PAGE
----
People thinking of immigrating to Canada should think about coming to Prince George, the federal multiculturalism minister said Tuesday.
"This is a welcoming country, a country that's always been built on the energy and talents of newcomers who have been willing to leave behind what's familiar in order to take a big risk on something completely new, on this big, often cold and sometimes inhospitable climate," said Jason Kenney, who also holds the portfolio for employment and social development.
Kenney, the government's longest-serving immigration minister from 2008 to 2013, was speaking in Prince George Tuesday afternoon at the Immigrant and Multicultural Services Society. "And I want to give a special acknowledgment to those newcomers that established their Canadian homes here in Prince George, here in northern British Columbia."
The Prince George visit was part of what Kenney called a "fact-finding mission" of northern B.C. and northern Canada, mainly focused on skills development and job training for Aboriginal communities.
"I'm responsible for multiculturalism, so I always try to visit with our cultural communities when I'm in town going around the country," Kenney said, calling IMSS executive director Baljit Sethi a "superstar in the world of integration and multiculturalism."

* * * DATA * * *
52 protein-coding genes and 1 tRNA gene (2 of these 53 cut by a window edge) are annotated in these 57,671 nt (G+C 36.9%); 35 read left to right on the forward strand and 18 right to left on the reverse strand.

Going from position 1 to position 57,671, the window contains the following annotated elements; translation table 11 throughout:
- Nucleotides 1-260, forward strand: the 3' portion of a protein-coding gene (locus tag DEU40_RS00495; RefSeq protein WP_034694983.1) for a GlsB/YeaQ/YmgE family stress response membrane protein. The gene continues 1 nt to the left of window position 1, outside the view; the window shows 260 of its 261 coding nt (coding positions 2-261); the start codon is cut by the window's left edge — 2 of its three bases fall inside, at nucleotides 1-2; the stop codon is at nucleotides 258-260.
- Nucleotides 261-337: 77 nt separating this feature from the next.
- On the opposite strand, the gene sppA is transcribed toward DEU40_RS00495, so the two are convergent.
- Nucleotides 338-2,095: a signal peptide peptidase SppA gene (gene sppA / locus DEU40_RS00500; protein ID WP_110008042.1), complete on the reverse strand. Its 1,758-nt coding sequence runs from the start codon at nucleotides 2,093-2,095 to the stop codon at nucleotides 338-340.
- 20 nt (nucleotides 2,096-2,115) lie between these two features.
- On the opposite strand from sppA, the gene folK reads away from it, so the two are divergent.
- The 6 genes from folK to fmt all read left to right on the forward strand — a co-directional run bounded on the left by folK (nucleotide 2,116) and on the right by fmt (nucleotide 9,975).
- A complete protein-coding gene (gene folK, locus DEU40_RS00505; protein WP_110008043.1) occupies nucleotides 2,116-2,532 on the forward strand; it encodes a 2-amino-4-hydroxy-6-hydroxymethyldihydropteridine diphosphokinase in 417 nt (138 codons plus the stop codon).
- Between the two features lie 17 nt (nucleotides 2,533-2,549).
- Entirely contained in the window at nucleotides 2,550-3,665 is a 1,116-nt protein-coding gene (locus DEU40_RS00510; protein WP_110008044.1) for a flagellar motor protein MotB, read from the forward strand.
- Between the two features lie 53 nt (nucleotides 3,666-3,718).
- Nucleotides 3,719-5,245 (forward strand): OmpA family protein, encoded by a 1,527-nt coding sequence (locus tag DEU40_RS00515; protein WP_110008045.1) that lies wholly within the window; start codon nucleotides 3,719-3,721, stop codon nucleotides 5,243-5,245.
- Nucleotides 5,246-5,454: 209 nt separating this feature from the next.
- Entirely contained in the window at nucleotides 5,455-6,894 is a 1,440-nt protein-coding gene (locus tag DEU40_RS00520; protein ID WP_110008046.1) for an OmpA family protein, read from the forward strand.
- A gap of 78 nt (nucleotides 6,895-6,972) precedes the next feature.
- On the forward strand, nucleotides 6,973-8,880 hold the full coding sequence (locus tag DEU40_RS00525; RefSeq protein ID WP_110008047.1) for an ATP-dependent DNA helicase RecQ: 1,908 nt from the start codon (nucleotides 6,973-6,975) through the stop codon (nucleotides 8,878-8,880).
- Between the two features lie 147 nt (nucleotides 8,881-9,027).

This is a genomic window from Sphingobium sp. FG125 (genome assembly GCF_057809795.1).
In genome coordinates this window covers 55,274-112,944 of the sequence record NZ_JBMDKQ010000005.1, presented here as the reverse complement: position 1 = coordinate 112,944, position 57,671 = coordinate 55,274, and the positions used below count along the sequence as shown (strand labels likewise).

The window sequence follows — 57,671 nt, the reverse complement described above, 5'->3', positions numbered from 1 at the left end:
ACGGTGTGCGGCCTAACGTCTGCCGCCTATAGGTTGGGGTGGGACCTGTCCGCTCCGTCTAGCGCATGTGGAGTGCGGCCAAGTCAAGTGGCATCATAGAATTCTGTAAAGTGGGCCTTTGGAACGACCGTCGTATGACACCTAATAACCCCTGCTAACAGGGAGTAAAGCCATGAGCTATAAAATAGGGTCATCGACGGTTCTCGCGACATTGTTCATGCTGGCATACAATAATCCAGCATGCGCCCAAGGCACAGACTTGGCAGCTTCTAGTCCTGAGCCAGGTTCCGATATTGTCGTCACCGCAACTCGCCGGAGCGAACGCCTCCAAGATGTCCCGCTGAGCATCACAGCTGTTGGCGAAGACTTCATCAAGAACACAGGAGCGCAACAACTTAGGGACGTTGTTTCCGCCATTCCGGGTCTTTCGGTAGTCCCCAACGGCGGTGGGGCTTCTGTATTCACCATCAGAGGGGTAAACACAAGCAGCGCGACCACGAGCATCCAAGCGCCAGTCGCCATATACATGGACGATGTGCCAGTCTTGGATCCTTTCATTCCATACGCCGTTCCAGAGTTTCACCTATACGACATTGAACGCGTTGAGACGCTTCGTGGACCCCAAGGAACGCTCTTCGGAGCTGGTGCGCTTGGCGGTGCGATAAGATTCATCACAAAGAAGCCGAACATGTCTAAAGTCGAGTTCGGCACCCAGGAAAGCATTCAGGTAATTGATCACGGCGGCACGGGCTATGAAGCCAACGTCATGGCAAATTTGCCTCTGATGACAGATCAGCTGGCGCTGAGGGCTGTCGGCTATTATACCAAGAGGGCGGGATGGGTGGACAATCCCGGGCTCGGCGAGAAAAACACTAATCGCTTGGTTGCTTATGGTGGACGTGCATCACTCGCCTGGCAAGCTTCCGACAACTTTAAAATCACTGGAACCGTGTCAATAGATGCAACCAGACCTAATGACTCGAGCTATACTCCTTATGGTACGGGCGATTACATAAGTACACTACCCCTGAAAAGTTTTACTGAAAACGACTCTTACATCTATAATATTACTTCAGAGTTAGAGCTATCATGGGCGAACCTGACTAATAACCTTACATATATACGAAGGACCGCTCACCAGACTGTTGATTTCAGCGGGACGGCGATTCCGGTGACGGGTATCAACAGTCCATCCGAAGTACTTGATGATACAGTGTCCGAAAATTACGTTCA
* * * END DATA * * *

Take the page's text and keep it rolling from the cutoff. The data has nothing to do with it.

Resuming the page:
In 2011, Kenney presented Sethi with a lifetime achievement Paul Yuzyk Award for Multiculturalism.
While at the IMSS office, Kenney met with locals preparing for their citizenship tests as well as heard about immigrant community needs and program shortfalls.
Many highly skilled immigrants coming to town with foreign degrees and training don't have the money to pay for the evaluation of their credentials, said Sethi, and the resources IMSS used to have to help these people find the path to employment in their field in Canada no longer exist.
"We need to have at least some support from the fed government to give us some funding that we could help those immigrants who are newcomers to our country, so that we could give them support to assess their degrees and guide them properly," Sethi said.
There's also a need for mentorship programs, she said.
Kenney said he took Sethi's points to heart and pointed the organization in the direction of tax deductions available for the cost of certification exams as well as a program where an someone can apply for a micro loan of up to $10,000 to cover expenses while they complete their studies.
"There are a lot of things we're doing complementary to your vision," Kenney said.
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